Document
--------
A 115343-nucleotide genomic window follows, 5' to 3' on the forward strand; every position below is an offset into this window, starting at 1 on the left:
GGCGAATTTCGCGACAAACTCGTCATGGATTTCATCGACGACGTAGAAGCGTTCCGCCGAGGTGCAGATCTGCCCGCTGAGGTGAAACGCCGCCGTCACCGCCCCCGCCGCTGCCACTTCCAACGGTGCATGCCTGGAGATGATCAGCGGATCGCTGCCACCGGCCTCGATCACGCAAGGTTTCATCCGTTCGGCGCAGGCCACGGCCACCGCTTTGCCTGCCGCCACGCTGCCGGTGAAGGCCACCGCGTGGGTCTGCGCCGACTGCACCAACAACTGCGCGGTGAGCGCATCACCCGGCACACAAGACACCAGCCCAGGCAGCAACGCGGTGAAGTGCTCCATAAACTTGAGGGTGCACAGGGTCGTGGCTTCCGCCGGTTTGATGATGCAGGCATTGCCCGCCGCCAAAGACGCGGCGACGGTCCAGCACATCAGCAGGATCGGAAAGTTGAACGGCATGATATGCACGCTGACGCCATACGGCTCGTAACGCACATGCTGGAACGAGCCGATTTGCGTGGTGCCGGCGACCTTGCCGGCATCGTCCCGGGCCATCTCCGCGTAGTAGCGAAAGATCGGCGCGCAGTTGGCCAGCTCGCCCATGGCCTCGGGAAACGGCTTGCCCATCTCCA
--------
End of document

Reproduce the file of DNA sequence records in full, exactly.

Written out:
A 115343-nucleotide genomic window follows, 5' to 3' on the forward strand; every position below is an offset into this window, starting at 1 on the left:
GGCGAATTTCGCGACAAACTCGTCATGGATTTCATCGACGACGTAGAAGCGTTCCGCCGAGGTGCAGATCTGCCCGCTGAGGTGAAACGCCGCCGTCACCGCCCCCGCCGCTGCCACTTCCAACGGTGCATGCCTGGAGATGATCAGCGGATCGCTGCCACCGGCCTCGATCACGCAAGGTTTCATCCGTTCGGCGCAGGCCACGGCCACCGCTTTGCCTGCCGCCACGCTGCCGGTGAAGGCCACCGCGTGGGTCTGCGCCGACTGCACCAACAACTGCGCGGTGAGCGCATCACCCGGCACACAAGACACCAGCCCAGGCAGCAACGCGGTGAAGTGCTCCATAAACTTGAGGGTGCACAGGGTCGTGGCTTCCGCCGGTTTGATGATGCAGGCATTGCCCGCCGCCAAAGACGCGGCGACGGTCCAGCACATCAGCAGGATCGGAAAGTTGAACGGCATGATATGCACGCTGACGCCATACGGCTCGTAACGCACATGCTGGAACGAGCCGATTTGCGTGGTGCCGGCGACCTTGCCGGCATCGTCCCGGGCCATCTCCGCGTAGTAGCGAAAGATCGGCGCGCAGTTGGCCAGCTCGCCCATGGCCTCGGGAAACGGCTTGCCCATCTCCA